Welspun Charts Course For '05

New Hires Expected as Company Continues to Build U.S. Team

New York — Indian towel manufacturer Welspun has a full agenda for the new year: its entry into the sheet business with the opening of a new sheet plant during the first quarter; the opening of a new towel factory; and, as of last week, the opening of a full-time U.S. office here.

Welspun has named former Bardwil Chief Financial Officer Charles Gaenslen to the newly created position of executive vice president and chief operating officer for its U.S. business.

He joins Blair Tate, design director-bath, who joined Welspun this past August from her previous position at WestPoint Stevens.

More hires are expected to be announced as the company builds up its U.S. team, Gaenslen said.

Welspun has maintained a showroom at 295 Fifth Ave. for several years, but had not installed a permanent staff.

As for the timing of the move, Gaenslen said, “It's a combination of things, but 2005 was one of the key ingredients. The company has also been making significant investments in India with the new towel factory and the new sheet factory. When you make that kind of investment, you need to back it up.”

Gaenslen comes to Welspun following 11 years at Bardwil Linens, where he managed finance and operations as chief financial officer. He is a 20-year veteran in the soft goods industries, previously working as a management consultant for KSA and prior to that for an apparel importing firm.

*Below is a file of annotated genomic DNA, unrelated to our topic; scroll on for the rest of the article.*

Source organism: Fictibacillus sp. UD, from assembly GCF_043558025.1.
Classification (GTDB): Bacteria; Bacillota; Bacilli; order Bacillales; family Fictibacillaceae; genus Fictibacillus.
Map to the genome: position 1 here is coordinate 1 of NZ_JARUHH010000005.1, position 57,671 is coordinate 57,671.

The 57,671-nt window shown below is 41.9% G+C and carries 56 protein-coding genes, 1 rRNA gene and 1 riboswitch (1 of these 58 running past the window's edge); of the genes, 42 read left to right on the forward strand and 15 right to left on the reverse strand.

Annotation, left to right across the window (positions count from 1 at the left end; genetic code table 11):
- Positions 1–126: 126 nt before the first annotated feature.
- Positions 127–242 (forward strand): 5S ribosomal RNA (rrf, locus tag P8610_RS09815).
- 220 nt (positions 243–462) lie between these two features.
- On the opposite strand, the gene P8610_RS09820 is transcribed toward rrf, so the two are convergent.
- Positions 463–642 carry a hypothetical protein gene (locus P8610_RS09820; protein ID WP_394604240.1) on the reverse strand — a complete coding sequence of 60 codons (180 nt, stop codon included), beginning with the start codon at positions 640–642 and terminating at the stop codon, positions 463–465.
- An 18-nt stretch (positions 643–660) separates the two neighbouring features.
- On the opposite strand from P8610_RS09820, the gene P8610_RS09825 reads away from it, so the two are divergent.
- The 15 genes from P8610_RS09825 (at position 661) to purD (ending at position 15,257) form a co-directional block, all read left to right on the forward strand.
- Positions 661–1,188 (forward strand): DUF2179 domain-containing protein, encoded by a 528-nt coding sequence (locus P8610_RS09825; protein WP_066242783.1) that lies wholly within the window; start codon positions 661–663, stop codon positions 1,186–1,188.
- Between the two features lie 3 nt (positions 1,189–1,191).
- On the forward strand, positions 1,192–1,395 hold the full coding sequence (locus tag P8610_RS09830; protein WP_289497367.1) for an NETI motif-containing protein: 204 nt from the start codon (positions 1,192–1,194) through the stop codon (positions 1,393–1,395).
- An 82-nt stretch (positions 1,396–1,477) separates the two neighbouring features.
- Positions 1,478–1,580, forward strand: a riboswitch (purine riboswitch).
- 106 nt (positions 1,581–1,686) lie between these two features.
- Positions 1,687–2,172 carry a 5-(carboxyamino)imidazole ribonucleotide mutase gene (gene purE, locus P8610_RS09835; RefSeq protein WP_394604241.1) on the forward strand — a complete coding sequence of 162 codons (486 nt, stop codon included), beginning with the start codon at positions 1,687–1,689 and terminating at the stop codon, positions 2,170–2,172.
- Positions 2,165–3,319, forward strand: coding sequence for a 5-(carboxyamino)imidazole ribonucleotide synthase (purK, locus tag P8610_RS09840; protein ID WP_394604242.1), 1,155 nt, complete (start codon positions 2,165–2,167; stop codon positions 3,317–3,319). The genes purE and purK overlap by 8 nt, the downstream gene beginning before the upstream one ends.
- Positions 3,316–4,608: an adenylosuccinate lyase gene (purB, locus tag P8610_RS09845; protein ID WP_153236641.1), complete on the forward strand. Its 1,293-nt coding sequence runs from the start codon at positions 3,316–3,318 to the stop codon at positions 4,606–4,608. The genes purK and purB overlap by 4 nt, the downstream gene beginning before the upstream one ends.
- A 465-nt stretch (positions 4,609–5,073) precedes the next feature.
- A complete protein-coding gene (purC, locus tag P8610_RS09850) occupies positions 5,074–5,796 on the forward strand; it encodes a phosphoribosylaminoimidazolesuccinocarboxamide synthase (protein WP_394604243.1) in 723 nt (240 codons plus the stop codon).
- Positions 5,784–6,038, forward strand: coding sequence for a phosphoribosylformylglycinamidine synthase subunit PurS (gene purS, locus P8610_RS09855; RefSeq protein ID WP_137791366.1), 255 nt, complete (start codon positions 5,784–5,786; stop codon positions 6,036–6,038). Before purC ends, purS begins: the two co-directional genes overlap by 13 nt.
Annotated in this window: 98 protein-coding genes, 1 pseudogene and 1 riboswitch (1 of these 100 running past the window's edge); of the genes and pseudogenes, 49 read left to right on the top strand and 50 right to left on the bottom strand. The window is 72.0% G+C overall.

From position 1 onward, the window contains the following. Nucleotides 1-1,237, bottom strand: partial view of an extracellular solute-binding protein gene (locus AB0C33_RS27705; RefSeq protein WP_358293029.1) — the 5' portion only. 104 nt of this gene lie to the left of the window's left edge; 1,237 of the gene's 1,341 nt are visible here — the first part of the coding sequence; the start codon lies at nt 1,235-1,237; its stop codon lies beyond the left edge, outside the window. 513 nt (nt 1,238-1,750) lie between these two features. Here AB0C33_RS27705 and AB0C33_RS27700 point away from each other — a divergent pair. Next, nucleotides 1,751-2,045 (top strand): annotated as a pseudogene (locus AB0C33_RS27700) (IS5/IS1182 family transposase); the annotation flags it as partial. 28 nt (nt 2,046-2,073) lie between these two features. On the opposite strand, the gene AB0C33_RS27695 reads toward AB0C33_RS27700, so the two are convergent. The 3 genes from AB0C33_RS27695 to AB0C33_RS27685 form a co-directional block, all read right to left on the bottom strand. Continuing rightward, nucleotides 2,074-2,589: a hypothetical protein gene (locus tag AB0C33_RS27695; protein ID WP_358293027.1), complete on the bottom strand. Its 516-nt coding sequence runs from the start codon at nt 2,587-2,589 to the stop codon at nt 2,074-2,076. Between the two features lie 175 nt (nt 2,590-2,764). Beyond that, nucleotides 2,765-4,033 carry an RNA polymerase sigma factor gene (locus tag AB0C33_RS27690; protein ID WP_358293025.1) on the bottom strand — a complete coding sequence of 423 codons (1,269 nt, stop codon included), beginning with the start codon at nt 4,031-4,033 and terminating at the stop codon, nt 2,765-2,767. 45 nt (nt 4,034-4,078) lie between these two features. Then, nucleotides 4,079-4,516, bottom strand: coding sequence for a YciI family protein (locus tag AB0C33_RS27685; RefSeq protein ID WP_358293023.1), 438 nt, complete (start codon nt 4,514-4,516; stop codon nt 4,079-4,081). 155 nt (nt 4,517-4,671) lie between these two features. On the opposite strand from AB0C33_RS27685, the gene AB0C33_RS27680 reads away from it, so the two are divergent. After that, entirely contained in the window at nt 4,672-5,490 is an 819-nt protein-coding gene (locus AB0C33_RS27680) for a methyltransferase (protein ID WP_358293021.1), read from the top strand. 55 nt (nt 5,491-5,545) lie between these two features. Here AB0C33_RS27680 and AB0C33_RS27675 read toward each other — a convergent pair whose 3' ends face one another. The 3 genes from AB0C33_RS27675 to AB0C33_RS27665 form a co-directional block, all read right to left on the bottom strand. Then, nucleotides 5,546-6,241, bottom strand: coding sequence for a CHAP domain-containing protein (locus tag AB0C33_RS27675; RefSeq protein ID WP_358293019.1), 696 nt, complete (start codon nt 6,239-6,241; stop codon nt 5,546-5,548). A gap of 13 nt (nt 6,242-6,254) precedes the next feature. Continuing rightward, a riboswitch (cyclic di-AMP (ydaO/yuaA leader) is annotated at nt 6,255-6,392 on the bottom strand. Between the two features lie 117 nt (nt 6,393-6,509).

Tate came to Welspun after 12 years of experience designing and developing product for WestPoint Stevens, where she was most recently design manager for bath.

Prior to that, she worked as an independent textiles artist, making large-scale tapestries for exhibition and public architectural commissions. She also worked on a book about weaving and taught textiles as an adjunct professor at Rhode Island School of Design, as well as doing a brief stint at the School of the Art Institute of Chicago.

She will work with Welspun's designers in India to create products for the U.S. market, Gaenslen said.

“This industry doesn't have many companies with experience in a number of markets that they can leverage with each other,” he added. “One of the things we're going to strive to do is become one of the few truly global companies.”

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HTT August 2017

See the August 2017 issue of Home & Textiles Today. In this issue, we look at the Top 50 Retailing Giants Report, plus Manufacturing: Made in the USA gaining ground; International: Portugal ramping up exports; New products: NY Now home textiles introductions; Outlook: Commentary from H&TT's editors; and Planning: Trade show calendar.

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